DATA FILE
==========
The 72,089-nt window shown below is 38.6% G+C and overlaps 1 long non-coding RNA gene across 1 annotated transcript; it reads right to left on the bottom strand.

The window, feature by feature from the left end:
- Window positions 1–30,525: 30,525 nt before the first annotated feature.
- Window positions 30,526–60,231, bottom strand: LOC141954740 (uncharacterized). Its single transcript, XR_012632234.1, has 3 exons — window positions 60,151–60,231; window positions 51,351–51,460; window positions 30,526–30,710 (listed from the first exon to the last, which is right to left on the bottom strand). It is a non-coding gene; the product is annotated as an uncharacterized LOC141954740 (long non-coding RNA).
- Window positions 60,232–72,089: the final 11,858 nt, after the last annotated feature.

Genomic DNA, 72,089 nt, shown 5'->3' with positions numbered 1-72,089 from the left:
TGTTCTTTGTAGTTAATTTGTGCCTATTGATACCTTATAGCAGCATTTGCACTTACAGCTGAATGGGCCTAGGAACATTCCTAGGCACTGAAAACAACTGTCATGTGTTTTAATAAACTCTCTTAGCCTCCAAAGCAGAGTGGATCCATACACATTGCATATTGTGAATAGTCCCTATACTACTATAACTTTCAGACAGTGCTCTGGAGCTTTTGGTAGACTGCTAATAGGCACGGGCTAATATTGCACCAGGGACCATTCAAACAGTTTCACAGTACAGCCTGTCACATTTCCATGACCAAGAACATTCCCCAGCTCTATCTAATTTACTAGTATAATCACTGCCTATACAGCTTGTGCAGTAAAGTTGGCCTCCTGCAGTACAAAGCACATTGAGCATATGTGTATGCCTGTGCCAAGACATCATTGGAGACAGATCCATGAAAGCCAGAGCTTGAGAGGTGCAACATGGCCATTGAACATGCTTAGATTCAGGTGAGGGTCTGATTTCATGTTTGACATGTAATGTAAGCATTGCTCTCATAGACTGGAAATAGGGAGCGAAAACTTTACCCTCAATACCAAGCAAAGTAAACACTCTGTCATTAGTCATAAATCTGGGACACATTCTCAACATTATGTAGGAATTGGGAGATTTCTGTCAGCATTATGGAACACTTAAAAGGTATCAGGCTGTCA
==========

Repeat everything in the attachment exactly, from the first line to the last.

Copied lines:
The 72,089-nt window shown below is 38.6% G+C and overlaps 1 long non-coding RNA gene across 1 annotated transcript; it reads right to left on the bottom strand.

The window, feature by feature from the left end:
- Window positions 1–30,525: 30,525 nt before the first annotated feature.
- Window positions 30,526–60,231, bottom strand: LOC141954740 (uncharacterized). Its single transcript, XR_012632234.1, has 3 exons — window positions 60,151–60,231; window positions 51,351–51,460; window positions 30,526–30,710 (listed from the first exon to the last, which is right to left on the bottom strand). It is a non-coding gene; the product is annotated as an uncharacterized LOC141954740 (long non-coding RNA).
- Window positions 60,232–72,089: the final 11,858 nt, after the last annotated feature.

Genomic DNA, 72,089 nt, shown 5'->3' with positions numbered 1-72,089 from the left:
TGTTCTTTGTAGTTAATTTGTGCCTATTGATACCTTATAGCAGCATTTGCACTTACAGCTGAATGGGCCTAGGAACATTCCTAGGCACTGAAAACAACTGTCATGTGTTTTAATAAACTCTCTTAGCCTCCAAAGCAGAGTGGATCCATACACATTGCATATTGTGAATAGTCCCTATACTACTATAACTTTCAGACAGTGCTCTGGAGCTTTTGGTAGACTGCTAATAGGCACGGGCTAATATTGCACCAGGGACCATTCAAACAGTTTCACAGTACAGCCTGTCACATTTCCATGACCAAGAACATTCCCCAGCTCTATCTAATTTACTAGTATAATCACTGCCTATACAGCTTGTGCAGTAAAGTTGGCCTCCTGCAGTACAAAGCACATTGAGCATATGTGTATGCCTGTGCCAAGACATCATTGGAGACAGATCCATGAAAGCCAGAGCTTGAGAGGTGCAACATGGCCATTGAACATGCTTAGATTCAGGTGAGGGTCTGATTTCATGTTTGACATGTAATGTAAGCATTGCTCTCATAGACTGGAAATAGGGAGCGAAAACTTTACCCTCAATACCAAGCAAAGTAAACACTCTGTCATTAGTCATAAATCTGGGACACATTCTCAACATTATGTAGGAATTGGGAGATTTCTGTCAGCATTATGGAACACTTAAAAGGTATCAGGCTGTCA